William L. Chameides 2 (vice  chair)

Dean

Nicholas School of the Environment

Duke University

Durham, N.C.

 

Donald F. Boesch

Professor of Marine Science and President

University of Maryland Center for Environmental Science

Cambridge

 

Marilyn A. Brown

Professor of Energy Policy

School of Public Policy

Georgia Institute of Technology

Atlanta

 

Jonathan Cannon

Distinguished Professor of Environmental Law and Director

Environmental and Land Use Law Program

University of Virginia

Charlottesville

 

Thomas Dietz

Assistant Vice President for Environmental Research, and 

Professor

Department of Sociology

Environmental Science and Policy Program

Michigan State University

East Lansing

 

George C. Eads

Senior Adviser

Charles Rivers Associates International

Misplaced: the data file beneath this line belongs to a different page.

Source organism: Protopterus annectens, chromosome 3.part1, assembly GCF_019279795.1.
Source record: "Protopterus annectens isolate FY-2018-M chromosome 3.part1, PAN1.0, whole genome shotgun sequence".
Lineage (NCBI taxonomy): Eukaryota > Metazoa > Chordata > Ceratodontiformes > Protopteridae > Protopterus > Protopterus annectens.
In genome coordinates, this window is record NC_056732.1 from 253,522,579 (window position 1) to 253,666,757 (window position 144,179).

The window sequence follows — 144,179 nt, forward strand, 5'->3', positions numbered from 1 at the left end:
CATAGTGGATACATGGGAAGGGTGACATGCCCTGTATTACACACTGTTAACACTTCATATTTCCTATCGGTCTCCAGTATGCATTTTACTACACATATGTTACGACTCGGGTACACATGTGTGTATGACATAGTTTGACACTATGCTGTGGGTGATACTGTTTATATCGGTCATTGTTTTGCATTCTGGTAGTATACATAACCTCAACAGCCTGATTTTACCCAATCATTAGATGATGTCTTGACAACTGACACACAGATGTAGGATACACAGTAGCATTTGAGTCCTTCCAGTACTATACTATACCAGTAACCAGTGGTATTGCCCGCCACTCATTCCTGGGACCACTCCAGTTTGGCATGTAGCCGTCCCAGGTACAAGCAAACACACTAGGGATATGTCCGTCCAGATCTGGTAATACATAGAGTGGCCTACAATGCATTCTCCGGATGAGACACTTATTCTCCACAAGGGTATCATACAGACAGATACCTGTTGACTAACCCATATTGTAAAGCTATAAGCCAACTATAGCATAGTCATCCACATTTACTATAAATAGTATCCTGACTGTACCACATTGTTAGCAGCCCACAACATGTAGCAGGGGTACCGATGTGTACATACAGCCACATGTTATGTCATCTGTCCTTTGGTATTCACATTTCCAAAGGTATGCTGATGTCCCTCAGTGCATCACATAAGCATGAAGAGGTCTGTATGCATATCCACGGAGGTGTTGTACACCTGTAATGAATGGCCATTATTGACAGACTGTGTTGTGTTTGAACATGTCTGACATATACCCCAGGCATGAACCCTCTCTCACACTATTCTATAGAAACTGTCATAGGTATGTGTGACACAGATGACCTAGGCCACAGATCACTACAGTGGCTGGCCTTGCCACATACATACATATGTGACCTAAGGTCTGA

Washington, D.C.

 

Robert W. Fri

Visiting Scholar and Senior Fellow Emeritus

Resources for the Future

Washington, D.C.

 

James E. Geringer

Former Governor of Wyoming; and

Director of Policy and Public Sector Strategies

Environmental Systems Research Institute Inc.

Cheyenne

 

Dennis L. Hartmann

Professor

Department of Atmospheric Sciences, and

Senior Fellow

Joint Institute for the Study of the Atmosphere and Ocean

University of Washington

Seattle

 

Charles O. Holliday Jr.1

Chairman of the Board and Chief Executive Officer

E.I. du Pont de Nemours and Co. (retired)

Nashville, Tenn.

 

Diana M. Liverman

Director

School of Geography and Environment

Environmental Change Institute

University of Oxford, and

Professor

Institute for Environment and Society

University of Arizona

Tuscon